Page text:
When Jaswinder Singh Dhaliwal became a permanent resident of Australia in 2016, the young farmer from India decided to follow his passion for agriculture, which meant that the family moved from a big city to a regional country town.
Punjabi migrants who aim to settle in Australia’s regional areas for visa and other purposes are often curious to know more about existing opportunities in the farming sector.
Although, the merits of moving away from the city is a personal choice which people often make after seeking expert advice, a young immigrant farming family has shared their personal experience with SBS Punjabi.
- Indian migrant family moved to regional Australia after securing permanent residency
- Jaswinder Singh Dhaliwal says he has a passion for agriculture
- Mr Dhaliwal says he often gets queries from farmers who wish to migrate to Australia from Punjab, India
- There are special visa subclasses for skilled workers living and working in regional areas
Jaswinder Singh Dhaliwal is involved in the cultivation and harvesting of grapes in Mildura, a regional city in northwest Victoria.
The Dhaliwal family moved to Mildura in 2016 to acquire ‘any sort’ of farming opportunity and ended up buying a 52 acres farm with wine-grapes.
“Mildura has a huge opportunity for people who wish to try their hand in the farming sector. It was my passion to get into agribusiness, which inspired me to move to my chosen regional town of Australia,” he said.
“We are living a very peaceful life. Our family prefers rural life as compared to the hustle and bustle of the city. Moving here was a unanimous decision by our family and we have never regretted making this choice.” Mr Dhaliwal who came to Australia from Punjab, India in 2008, started his migration journey from Brisbane, Queensland.
“I used to be a taxi driver in Brisbane. I was also involved in a cleaning business in Qld for at least four years.”
After securing permanent residency in 2016, Mr Dhaliwal decided to follow his ‘passion’ for farming, which is also his family tradition back in Punjab.
“This is something that our family has been doing for many generations back in rural Punjab. I was very lucky that I found some local friends from the farming sector who helped and guided me to start this venture in Mildura,” he said.
Mr Dhaliwal also talked about the wide variety of opportunities that regional areas can offer to new migrants, as also to people wishing to move away from cities for a ‘better job or lifestyle’.
“Many people from my own community often ask me about relocating from cities to rural areas. Well, the answer is not that simple and straight forward because this decision is based on a number of factors including personal choices, background, skills, and relevant experience,” he said.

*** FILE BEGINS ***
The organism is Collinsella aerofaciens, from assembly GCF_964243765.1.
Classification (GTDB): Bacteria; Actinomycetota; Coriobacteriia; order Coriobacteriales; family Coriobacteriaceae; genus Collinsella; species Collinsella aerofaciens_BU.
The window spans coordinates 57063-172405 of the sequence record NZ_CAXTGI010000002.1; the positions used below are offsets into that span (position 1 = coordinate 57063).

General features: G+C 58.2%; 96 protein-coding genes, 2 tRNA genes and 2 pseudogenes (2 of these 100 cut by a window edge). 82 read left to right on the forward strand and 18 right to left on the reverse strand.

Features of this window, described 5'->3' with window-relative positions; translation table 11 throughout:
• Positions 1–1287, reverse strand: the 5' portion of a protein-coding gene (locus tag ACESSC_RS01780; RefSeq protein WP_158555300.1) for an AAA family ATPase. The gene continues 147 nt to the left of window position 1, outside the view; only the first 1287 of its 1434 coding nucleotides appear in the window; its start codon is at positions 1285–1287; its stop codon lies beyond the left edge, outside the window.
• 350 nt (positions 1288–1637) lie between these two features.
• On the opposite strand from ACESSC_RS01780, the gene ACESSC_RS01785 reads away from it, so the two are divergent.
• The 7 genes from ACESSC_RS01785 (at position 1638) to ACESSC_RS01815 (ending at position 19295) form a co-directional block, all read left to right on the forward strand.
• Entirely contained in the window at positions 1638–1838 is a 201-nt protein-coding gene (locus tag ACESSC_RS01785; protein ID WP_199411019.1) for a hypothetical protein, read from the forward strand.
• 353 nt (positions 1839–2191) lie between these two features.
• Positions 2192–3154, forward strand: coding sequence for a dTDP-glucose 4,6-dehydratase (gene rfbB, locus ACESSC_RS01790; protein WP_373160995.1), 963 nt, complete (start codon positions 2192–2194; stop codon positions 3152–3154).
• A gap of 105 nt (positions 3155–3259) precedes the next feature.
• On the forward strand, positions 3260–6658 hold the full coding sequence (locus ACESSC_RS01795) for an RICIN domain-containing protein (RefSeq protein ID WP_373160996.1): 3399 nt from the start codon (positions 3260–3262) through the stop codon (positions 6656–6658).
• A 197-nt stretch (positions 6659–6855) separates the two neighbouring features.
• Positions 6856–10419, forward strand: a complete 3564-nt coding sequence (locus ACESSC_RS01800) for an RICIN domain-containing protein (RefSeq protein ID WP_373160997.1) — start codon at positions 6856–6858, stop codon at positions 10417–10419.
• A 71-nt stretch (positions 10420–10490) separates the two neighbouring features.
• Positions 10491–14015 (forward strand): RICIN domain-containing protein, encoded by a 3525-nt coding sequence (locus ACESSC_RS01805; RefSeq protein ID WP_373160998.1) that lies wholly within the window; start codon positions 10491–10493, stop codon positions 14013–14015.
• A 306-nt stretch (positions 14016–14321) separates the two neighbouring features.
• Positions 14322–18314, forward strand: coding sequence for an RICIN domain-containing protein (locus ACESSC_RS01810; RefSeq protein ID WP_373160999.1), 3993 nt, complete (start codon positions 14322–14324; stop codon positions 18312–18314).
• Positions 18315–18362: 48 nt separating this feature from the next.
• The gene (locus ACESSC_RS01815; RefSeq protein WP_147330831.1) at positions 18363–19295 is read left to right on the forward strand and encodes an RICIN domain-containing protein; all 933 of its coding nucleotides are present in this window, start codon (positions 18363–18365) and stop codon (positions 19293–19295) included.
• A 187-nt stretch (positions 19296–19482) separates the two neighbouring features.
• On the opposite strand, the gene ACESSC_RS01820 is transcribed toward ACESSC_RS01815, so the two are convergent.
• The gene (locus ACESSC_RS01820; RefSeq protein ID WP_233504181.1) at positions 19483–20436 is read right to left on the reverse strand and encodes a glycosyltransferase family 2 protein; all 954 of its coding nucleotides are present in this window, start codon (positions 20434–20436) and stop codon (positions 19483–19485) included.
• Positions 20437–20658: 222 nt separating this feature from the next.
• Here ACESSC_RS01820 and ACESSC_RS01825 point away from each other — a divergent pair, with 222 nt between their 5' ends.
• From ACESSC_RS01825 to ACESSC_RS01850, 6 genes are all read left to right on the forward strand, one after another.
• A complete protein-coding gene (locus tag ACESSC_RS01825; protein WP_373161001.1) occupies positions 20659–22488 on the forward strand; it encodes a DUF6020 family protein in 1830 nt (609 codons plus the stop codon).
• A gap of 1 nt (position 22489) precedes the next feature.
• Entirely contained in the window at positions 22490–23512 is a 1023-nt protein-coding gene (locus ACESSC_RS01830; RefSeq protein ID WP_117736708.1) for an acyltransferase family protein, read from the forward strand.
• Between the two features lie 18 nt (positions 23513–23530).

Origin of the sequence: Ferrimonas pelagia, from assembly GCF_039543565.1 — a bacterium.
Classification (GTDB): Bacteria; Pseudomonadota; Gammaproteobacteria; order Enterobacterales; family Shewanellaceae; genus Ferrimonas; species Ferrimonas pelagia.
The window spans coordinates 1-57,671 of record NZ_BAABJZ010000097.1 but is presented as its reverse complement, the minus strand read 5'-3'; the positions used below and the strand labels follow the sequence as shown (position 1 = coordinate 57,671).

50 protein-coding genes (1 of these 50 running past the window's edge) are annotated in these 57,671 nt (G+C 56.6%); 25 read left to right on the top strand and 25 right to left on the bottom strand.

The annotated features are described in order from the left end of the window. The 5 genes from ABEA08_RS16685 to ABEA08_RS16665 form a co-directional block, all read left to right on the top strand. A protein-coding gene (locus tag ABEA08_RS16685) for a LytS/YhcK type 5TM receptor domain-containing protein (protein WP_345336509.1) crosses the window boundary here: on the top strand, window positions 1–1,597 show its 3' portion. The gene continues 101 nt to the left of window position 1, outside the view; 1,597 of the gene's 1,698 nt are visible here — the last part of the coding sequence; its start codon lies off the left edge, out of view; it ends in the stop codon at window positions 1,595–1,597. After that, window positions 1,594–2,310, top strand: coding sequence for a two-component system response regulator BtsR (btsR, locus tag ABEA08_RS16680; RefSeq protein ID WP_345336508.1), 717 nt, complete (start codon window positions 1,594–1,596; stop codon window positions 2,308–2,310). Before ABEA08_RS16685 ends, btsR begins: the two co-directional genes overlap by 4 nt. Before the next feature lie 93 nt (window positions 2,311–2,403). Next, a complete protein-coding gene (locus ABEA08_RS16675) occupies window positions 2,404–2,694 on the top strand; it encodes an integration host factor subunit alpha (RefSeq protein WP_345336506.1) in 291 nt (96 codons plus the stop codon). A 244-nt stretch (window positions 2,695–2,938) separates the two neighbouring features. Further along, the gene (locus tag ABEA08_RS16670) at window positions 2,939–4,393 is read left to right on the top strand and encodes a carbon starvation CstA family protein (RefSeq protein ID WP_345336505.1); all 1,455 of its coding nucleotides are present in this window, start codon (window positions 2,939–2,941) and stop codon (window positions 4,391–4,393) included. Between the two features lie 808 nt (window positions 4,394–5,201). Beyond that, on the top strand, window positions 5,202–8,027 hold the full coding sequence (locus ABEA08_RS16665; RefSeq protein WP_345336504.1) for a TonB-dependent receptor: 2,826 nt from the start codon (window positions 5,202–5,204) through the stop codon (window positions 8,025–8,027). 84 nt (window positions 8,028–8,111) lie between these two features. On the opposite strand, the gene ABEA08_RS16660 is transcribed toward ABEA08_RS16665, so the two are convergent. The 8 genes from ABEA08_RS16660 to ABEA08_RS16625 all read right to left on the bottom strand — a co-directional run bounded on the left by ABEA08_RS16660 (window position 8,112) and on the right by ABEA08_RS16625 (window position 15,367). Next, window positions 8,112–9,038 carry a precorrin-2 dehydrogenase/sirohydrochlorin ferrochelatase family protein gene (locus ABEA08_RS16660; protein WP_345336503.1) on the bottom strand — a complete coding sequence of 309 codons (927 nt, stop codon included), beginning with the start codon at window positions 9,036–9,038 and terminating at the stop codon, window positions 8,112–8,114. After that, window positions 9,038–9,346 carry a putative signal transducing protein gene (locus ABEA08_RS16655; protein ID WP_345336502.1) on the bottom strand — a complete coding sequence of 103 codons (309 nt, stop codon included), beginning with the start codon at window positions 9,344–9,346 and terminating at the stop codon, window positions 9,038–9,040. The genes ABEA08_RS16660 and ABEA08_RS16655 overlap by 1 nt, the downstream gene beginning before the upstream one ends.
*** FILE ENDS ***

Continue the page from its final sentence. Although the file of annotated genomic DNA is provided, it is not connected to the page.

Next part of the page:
Mr Dhaliwal said that for him, the most important factor was the consent of his family who was also willing to relocate to a regional set-up.
“I’ve seen many families who would move to rural areas without thinking through and prior preparation, only to move back to Melbourne or Sydney within a year or so for various reasons,” he added.
“But it was an easy decision for our family. My wife got a job here, our kids adjusted to the new environment very quickly and our life became reasonably stable after initial hiccups.”
Mr Dhaliwal said that Mildura gave their family an opportunity to live both semi-urban and rural life.
“Whilst this is a very peaceful town and quite unlike a big bustling city, we still have all sorts of facilities here including good schools and a hospital. We can’t be more thankful for what Australia has given us – a prosperous, happy, and healthy life.”
Mr Dhaliwal said he was lucky that he was able to establish a work-life balance after he started this farming business.
“Now we have more time together. The outdoor activities are endless for our kids who often join me at the farm for fun and entertainment. Blessed we are, as we get to have a close interaction with the mother nature too. ”
Mr Dhaliwal said that he is often asked questions about ‘visa prospects’ by many farmers who hope to migrate to Australia from Punjab, India.
“These types of questions are very common in our extended families and communities. But I just want them to be a bit careful as there are many scammers who try to lure people in the name of Agri-visa. Believe me, it is not that easy!”
“You must have experience and skillsets in the farming sector backed by a diploma or degree in agriculture or horticulture, and that is only to be eligible in the skilled migration program. It is better that you check it with some registered migration agents here or back in India.”
Disclaimer: This content is for general information purposes only, and should not be used as a substitute for consultation with professional advisors.